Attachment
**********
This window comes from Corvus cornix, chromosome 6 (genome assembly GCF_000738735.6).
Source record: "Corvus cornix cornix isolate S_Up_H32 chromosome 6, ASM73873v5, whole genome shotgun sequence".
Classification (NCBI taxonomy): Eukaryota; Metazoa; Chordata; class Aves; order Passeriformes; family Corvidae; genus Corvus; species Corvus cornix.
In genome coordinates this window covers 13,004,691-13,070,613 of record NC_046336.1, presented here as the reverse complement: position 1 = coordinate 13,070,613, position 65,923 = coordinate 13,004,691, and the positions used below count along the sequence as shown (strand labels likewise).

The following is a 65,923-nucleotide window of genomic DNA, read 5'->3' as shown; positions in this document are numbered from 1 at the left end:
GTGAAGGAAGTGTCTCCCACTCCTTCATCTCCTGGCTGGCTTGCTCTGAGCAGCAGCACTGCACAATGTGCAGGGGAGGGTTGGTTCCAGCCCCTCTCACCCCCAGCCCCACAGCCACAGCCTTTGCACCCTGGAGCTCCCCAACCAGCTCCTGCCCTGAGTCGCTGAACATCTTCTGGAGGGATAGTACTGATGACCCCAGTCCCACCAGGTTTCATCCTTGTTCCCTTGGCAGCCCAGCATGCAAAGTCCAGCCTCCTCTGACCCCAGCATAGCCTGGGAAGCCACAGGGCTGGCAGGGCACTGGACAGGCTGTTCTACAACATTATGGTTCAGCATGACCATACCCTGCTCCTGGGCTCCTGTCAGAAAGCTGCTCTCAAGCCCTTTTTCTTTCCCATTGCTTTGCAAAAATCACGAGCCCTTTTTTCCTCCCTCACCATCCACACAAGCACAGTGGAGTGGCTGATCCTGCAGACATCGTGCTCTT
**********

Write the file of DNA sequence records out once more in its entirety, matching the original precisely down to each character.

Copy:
This window comes from Corvus cornix, chromosome 6 (genome assembly GCF_000738735.6).
Source record: "Corvus cornix cornix isolate S_Up_H32 chromosome 6, ASM73873v5, whole genome shotgun sequence".
Classification (NCBI taxonomy): Eukaryota; Metazoa; Chordata; class Aves; order Passeriformes; family Corvidae; genus Corvus; species Corvus cornix.
In genome coordinates this window covers 13,004,691-13,070,613 of record NC_046336.1, presented here as the reverse complement: position 1 = coordinate 13,070,613, position 65,923 = coordinate 13,004,691, and the positions used below count along the sequence as shown (strand labels likewise).

The following is a 65,923-nucleotide window of genomic DNA, read 5'->3' as shown; positions in this document are numbered from 1 at the left end:
GTGAAGGAAGTGTCTCCCACTCCTTCATCTCCTGGCTGGCTTGCTCTGAGCAGCAGCACTGCACAATGTGCAGGGGAGGGTTGGTTCCAGCCCCTCTCACCCCCAGCCCCACAGCCACAGCCTTTGCACCCTGGAGCTCCCCAACCAGCTCCTGCCCTGAGTCGCTGAACATCTTCTGGAGGGATAGTACTGATGACCCCAGTCCCACCAGGTTTCATCCTTGTTCCCTTGGCAGCCCAGCATGCAAAGTCCAGCCTCCTCTGACCCCAGCATAGCCTGGGAAGCCACAGGGCTGGCAGGGCACTGGACAGGCTGTTCTACAACATTATGGTTCAGCATGACCATACCCTGCTCCTGGGCTCCTGTCAGAAAGCTGCTCTCAAGCCCTTTTTCTTTCCCATTGCTTTGCAAAAATCACGAGCCCTTTTTTCCTCCCTCACCATCCACACAAGCACAGTGGAGTGGCTGATCCTGCAGACATCGTGCTCTT